1992-1995 Autozam AZ-1: Fast Car History Lesson

Miniaturised mid-engined sports car a victim of economics

Autozam AZ 1 Fast Car History Lesson Jpg

Japan’s ‘kei car’ regulations were introduced post-World War II to create a new affordable class of car for a population recovering from the ravages of global conflict. The regulations live on these days as a way of limiting vehicle size to ease parking and traffic congestion in one of the world’s most crowded countries.

Kei-car regulations have evolved over the years, but since 1998 cars are required to fit within a ‘box’ measuring 3400mm long, 1480mm wide and 2000mm tall. Maximum engine size is 660cc (though forced induction is allowed) and maximum power is capped at 47kW.

Generally, Kei cars take the shape of practical, yet bland vans. However, Japan’s booming economy in the late 1980s led three manufacturers to boldly develop Kei sports cars. Suzuki made the Cappuccino, Honda the Beat and Mazda the AZ-1. Not that it was called such, as Mazda sold the AZ-1 under its Autozam brand, which also sold Lancias. Strange.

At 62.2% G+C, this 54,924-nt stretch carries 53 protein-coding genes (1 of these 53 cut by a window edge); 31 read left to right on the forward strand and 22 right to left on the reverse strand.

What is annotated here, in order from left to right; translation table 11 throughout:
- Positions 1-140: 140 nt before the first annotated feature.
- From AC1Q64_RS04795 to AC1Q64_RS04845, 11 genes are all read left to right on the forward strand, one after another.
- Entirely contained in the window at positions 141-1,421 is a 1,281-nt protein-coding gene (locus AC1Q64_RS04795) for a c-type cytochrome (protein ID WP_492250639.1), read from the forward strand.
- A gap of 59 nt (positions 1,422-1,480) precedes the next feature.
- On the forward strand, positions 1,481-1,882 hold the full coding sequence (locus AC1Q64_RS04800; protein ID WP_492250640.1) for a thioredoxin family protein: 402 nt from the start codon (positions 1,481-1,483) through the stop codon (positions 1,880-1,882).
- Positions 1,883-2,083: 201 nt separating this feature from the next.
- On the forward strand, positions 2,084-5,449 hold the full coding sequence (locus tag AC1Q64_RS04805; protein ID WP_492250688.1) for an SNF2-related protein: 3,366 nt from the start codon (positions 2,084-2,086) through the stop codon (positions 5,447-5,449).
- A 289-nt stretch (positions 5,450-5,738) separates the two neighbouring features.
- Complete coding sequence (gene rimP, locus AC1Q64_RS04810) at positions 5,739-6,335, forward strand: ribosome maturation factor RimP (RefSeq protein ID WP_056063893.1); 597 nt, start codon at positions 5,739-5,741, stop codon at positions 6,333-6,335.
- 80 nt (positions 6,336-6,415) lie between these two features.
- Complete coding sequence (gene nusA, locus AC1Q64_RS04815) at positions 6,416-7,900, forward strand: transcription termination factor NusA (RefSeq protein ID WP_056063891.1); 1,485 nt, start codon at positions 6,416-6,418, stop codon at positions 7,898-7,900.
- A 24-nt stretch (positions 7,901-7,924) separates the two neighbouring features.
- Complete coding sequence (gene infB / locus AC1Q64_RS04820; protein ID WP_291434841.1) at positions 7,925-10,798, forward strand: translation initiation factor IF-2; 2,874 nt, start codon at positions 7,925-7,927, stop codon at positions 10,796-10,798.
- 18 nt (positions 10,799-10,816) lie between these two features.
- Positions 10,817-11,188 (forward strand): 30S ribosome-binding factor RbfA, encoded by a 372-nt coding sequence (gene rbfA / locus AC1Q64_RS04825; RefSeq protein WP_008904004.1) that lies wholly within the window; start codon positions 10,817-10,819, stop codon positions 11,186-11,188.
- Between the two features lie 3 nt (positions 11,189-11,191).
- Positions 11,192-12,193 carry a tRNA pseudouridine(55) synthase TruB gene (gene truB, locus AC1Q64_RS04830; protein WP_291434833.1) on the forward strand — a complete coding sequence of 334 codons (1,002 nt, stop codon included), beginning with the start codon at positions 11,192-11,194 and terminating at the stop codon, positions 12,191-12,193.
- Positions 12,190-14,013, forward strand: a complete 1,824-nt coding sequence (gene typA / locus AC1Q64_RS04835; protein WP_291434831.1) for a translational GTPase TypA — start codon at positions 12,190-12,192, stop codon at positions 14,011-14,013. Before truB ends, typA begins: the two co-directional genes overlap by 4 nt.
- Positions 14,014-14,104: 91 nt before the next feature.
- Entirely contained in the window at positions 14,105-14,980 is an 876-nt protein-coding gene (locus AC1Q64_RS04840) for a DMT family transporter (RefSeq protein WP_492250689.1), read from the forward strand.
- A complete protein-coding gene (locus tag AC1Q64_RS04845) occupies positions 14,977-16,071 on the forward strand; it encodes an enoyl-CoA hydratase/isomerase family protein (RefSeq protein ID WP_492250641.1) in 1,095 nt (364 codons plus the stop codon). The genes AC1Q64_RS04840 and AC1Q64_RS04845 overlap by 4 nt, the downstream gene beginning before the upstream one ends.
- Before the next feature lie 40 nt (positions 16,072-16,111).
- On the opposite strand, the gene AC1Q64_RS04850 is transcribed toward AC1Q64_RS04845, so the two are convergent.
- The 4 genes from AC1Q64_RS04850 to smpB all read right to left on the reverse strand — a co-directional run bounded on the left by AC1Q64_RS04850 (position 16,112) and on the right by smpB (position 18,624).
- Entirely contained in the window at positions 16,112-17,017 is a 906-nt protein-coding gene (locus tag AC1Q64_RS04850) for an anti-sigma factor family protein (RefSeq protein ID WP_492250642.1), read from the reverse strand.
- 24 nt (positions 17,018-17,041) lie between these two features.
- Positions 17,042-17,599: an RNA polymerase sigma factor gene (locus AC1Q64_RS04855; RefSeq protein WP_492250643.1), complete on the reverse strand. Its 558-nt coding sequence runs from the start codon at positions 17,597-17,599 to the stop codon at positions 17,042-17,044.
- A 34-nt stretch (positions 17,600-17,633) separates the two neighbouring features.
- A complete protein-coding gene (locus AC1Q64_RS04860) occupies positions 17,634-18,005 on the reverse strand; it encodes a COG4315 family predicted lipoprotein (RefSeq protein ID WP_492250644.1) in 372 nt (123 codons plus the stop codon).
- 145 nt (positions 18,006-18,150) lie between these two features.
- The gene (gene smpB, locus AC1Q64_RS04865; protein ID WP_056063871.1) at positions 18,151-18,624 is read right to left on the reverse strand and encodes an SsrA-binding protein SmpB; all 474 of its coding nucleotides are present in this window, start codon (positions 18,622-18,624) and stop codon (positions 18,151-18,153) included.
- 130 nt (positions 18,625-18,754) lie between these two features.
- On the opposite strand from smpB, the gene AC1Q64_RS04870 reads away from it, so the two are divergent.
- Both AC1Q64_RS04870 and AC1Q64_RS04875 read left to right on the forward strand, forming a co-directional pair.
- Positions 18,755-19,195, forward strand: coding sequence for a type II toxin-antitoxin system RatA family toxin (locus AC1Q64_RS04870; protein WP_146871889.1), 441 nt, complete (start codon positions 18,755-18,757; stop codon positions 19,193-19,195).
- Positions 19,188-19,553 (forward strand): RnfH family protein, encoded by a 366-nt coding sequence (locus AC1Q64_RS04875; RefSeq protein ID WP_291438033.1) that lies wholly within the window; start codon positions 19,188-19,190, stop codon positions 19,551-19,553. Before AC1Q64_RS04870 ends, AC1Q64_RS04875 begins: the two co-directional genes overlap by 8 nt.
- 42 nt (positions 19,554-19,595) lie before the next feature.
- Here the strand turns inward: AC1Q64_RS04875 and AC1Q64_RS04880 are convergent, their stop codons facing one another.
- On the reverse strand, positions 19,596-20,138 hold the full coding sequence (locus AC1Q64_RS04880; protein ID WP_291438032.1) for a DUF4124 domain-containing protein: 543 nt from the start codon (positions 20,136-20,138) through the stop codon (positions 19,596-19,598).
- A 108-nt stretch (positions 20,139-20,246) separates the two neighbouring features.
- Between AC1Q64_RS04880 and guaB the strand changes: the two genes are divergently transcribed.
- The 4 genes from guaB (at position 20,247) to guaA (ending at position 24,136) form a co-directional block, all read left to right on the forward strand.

The seeds of the AZ-1 idea were planted with Suzuki’s RS/1 concept from 1985. However, when Suzuki abandoned the mid-engined route in favour of the more conventional Cappuccino, Mazda picked up the baton.

It introduced three distinct versions of the ‘AZ-550’ as concepts at the 1989 Tokyo Motor Show, with ‘Type A’ being selected as the car for production. Google the other versions, as they’re extremely cool, especially the Group C-inspired race version.

Stylistically, the only real change was fixed headlights replacing the pop-up units of the concept, though changing from aluminium to steel for the car’s internal tube frame skeleton delayed its introduction until September 1992.

Sadly, by this time Japan was in the grips of a fierce recession. Mazda planned to sell 800 AZ-1s a month, but ceased production having built just 4392, plus a further 531 for Suzuki called the Cara. A price tag within spitting distance of Mazda’s own MX-5 certainly didn’t help its cause.

In an effort to shift stock, Mazda developed all manner of AZ-1 special editions. One of the first was this Mazdaspeed version, including a body kit, alloy wheels and the option of uprated suspension, an LSD and sports exhaust.

1992-1995 AUTOZAM AZ-1 SPECS
Engine: 657cc I3, DOHC, 12v, turbo
Power: 47kW @ 6500rpm
Torque: 85Nm @ 4000rpm
0-100km/h: 9.2sec (claimed)
Price: AUD$29,000 (est)


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